Hi! I'm Becca Fitzpatrick, the author of the internationally bestselling HUSH, HUSH saga. When not writing, I'm most likely running, prowling sale racks for shoes (stilettos, please!), or enjoying one of life's many little indulgences: Ice cream, Veronica Mars, losing myself in a book, painting my toenails, or simply daydreaming. I do my best to update this blog as frequently as possible with news on upcoming events, tips for writers, and all things pertaining to my books.
14 June 2012
First, READ. It seems obvious, but more often than not, I have the following conversation with aspiring authors:
Me: You want to write a book? That's great! What are some of your favorite books?
Them: Oh, I don't read much. I don't have time. But I really want to write a book.
Many, many authors have said it, and I'll say it once more for good measure. Writing is reading. It's virtually impossible to do one without the other. I'm willing to bet most of the world's greatest writers are also wonderful readers. I suggest reading everything you can get your hands on, even if it's a genre you've shied away from in the past. Study books. See what works, and what doesn't. Read for fun, and read for learning. Your writing will improve because of it. I promise.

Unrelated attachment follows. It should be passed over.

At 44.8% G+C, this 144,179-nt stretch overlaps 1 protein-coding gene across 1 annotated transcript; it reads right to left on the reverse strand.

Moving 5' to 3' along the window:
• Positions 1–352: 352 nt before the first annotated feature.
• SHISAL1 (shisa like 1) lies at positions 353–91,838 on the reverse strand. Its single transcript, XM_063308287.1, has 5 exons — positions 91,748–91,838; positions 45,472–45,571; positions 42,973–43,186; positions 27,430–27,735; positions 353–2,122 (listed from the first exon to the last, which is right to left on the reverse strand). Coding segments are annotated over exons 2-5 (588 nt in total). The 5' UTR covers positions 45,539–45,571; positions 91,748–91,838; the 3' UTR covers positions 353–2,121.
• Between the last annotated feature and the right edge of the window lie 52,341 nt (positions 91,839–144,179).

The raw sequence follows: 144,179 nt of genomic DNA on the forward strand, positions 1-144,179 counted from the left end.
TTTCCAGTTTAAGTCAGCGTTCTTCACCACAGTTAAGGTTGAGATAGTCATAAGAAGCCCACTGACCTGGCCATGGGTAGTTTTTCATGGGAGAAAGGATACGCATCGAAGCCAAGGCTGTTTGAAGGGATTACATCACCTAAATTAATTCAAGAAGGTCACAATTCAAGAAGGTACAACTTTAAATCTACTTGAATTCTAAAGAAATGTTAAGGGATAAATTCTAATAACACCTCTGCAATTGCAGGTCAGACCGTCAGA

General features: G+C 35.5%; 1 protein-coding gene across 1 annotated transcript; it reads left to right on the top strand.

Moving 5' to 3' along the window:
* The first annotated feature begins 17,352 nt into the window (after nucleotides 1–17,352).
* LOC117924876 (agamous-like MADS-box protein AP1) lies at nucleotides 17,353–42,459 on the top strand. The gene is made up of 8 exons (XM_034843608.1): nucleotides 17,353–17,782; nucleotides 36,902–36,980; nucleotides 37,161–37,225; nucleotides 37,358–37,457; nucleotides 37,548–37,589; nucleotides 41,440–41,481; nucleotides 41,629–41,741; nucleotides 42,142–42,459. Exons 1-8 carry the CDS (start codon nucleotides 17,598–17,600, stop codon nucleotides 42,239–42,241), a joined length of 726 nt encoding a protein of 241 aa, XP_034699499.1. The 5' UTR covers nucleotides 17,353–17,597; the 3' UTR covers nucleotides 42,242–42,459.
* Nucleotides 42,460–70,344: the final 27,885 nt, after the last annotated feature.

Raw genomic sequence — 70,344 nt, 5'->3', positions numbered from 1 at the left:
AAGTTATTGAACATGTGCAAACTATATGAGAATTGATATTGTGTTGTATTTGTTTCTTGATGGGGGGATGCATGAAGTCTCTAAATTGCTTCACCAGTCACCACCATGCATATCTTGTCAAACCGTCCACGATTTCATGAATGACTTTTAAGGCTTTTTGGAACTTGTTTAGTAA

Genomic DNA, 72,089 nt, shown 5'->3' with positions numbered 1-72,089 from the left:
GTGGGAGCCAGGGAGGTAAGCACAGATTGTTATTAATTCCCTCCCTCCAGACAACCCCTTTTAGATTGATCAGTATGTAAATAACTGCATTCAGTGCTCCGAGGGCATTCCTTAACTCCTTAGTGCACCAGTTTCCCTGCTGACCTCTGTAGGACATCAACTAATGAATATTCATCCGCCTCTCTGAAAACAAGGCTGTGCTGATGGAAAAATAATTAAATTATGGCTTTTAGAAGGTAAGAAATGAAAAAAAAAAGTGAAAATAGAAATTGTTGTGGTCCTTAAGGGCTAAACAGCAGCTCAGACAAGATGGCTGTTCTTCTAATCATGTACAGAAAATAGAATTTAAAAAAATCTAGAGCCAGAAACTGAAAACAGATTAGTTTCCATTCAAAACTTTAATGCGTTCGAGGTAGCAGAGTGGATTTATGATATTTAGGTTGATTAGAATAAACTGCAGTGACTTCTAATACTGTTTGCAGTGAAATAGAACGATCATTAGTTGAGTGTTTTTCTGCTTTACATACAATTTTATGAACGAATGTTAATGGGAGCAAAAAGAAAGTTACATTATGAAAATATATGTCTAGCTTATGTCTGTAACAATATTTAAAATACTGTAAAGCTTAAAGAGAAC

Second, keep a journal. I wrote faithfully in my journal beginning in junior high school and lasting through college. Looking back, it was great practice in free-writing. I developed my writer's voice. I also recorded my adolescent years, and I refer back to those years often now that I write teen fiction. You never know when an event from your own life will inspire a story. It's happened to me multiple times!
Third, join a critique group. Ask your local bookstore or library if they can direct you to a writers' group. If they can't, consider joining an online group. Sharing my work with others, and getting their feedback, has helped my writing tremendously. But I'll let you in on a little secret. I've learned more about the craft of writing from critiquing others' work. Forcing my brain to distinguish what works, and what doesn't, has helped me grow as a writer.
Next, try pantsing. If that doesn't work, try outlining. When I first started writing Hush, Hush, I drafted the book by the seat of my pants. I let the words flow. I gave no forethought to the story, because I thought organic writing happened when the writer let the story sprout uninhibited from the wellsprings of their mind. I've since changed my viewpoint. I'm a hardcore outliner. I spend 3-6 weeks plotting out my stories before I type, "Once upon a time..." Outlining works wonders for me. Warning: It might not do the same for you.
Finally, trust your instincts. If you're worried the middle of your book sags, it probably does. If you think your hero is lackluster, he probably is. The good news? Up until your book is published, you have time to change all those story weaknesses into strengths. Don't rush the editing process. Spend enough time to make the book the best you can. After the book is published, and readers' reactions start pouring in, you'll be glad you did.